Carboxylic acids behave as superacids on the surface of water

The study may help to interpret how common carboxylic acids found in aerosols contribute to design strategies for reducing air pollution.

Carboxylic acids behave as super-acids on the air side of the water surface. Credit: M. Guzman
Carboxylic acids behave as super-acids on the air side of the water surface. Credit: M. Guzman

The aerosol droplets are widely available on the Earth and mimic a vital role in Earth’s chemistry. These droplets are usually generated in the clean air after emissions of gases that nucleate and condense.

Several times organic acids dominate this process. What attracted the scientists most is the unknown mechanism by which organic carboxylic acids dissolve from the gas phase into such aqueous particles.

In a new study by the University of Kentucky in collaboration with A.J. Colussi from Caltech. Scientists show that acetic acid and pyruvic acid behave as stronger acids on the air-side on the surface of the water than when they are dissolved in bulk water.

For this reason, the specialists’ utilized online electrospray ionization (OESI) to produce microdroplets, in a procedure that was commanded by pneumatically helped aerosolization of liquid samples at settled pH. The microdroplets in OESI were affected by acid molecules from the gas-stage before the particles were created and distinguished by a mass spectrometer (MS). The strategy empowered the efficient observation of a standout amongst the most fundamental chemical reactions, the exchange of protons from the corrosive particles to the surface of the water.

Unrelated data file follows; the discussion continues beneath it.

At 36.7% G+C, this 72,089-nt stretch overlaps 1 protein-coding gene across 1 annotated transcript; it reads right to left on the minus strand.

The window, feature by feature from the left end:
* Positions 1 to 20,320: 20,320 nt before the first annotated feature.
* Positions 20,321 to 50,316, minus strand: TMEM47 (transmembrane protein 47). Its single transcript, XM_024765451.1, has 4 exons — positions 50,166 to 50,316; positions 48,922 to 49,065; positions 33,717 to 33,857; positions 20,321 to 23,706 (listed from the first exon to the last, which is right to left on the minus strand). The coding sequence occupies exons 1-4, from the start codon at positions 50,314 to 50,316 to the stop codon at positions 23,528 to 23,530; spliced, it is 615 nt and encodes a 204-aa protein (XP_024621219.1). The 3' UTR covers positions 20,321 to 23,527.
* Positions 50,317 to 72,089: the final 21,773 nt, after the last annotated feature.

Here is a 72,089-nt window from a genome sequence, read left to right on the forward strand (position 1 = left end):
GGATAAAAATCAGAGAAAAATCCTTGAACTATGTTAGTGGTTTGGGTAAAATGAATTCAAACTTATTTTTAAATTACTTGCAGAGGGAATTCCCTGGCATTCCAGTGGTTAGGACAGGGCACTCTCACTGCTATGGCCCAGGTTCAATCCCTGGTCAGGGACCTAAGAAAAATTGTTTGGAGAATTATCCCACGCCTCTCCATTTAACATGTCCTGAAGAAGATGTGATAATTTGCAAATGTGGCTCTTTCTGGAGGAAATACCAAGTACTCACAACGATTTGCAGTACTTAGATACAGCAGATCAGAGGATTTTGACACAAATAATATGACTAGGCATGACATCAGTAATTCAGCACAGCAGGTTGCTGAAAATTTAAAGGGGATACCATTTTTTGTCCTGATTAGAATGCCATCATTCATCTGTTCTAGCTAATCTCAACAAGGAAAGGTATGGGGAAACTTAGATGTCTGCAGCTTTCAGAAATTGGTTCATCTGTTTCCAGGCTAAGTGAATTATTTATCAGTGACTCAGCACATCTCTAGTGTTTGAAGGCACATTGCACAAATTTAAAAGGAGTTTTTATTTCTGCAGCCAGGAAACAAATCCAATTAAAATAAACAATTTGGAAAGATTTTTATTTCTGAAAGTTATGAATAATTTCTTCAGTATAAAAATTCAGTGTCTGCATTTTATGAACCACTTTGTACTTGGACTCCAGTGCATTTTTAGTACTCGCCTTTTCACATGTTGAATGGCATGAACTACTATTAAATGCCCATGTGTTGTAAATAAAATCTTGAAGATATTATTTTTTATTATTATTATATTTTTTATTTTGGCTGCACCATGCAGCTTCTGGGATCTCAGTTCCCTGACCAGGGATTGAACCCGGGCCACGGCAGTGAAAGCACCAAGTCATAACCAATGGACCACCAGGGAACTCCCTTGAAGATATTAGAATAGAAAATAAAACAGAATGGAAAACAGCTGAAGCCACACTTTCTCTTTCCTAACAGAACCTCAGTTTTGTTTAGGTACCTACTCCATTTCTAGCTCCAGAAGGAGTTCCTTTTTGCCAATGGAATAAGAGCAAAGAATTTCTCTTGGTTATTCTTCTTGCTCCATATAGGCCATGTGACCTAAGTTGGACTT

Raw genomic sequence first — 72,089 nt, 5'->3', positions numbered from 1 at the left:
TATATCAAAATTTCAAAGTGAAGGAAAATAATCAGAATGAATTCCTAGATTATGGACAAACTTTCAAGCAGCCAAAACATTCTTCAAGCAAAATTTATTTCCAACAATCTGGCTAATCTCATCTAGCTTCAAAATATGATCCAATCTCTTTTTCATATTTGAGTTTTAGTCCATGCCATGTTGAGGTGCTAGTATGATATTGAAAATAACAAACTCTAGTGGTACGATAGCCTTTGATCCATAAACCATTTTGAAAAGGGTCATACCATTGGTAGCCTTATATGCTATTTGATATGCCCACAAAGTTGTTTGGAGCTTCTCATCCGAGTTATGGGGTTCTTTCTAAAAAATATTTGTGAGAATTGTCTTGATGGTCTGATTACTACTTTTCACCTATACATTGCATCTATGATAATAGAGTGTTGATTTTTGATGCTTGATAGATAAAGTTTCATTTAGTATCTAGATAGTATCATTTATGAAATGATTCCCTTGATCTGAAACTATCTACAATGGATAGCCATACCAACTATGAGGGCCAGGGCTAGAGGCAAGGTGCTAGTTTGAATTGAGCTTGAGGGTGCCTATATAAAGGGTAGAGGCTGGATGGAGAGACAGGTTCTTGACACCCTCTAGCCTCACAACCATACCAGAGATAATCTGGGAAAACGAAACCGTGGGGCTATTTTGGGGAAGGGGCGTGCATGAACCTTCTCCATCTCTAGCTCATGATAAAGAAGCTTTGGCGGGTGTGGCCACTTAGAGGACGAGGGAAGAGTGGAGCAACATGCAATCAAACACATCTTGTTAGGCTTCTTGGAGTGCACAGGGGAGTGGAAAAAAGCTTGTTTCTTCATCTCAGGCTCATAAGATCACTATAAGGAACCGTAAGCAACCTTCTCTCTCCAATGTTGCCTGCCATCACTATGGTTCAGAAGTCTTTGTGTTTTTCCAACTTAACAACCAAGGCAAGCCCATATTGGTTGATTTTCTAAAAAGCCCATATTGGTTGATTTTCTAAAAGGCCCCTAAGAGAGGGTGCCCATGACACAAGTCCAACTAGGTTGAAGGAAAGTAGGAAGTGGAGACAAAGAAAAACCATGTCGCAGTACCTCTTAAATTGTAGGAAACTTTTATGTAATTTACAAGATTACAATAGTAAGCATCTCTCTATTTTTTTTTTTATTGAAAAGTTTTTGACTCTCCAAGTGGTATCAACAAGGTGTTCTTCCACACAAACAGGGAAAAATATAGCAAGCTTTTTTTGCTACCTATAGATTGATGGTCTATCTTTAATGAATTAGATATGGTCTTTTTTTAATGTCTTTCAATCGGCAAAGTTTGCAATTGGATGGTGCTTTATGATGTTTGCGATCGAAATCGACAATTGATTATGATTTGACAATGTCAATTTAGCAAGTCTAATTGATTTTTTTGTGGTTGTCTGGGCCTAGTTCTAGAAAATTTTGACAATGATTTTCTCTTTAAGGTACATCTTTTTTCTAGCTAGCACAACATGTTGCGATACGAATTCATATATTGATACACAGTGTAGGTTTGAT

Marcelo Guzman’s group at the University of Kentucky said, “They were presumably more prone to transfer a proton as they reached the surface of water coming from the air, even more than 50 and 500 times.”

The researchers concluded that the behavior and stability of each acid and base pair at the interface played an important role in this phenomena. The results of this work will help to interpret how common carboxylic acids found in aerosols, clouds and fog waters behave in the atmosphere and contribute to design strategies for reducing air pollution.

The co-authors of the study include J. Eugene, Elizabeth A. Pillar, Agustín J. Colussi, and Marcelo I. Guzman. Langmuir. The paper is published in the Langmuir.

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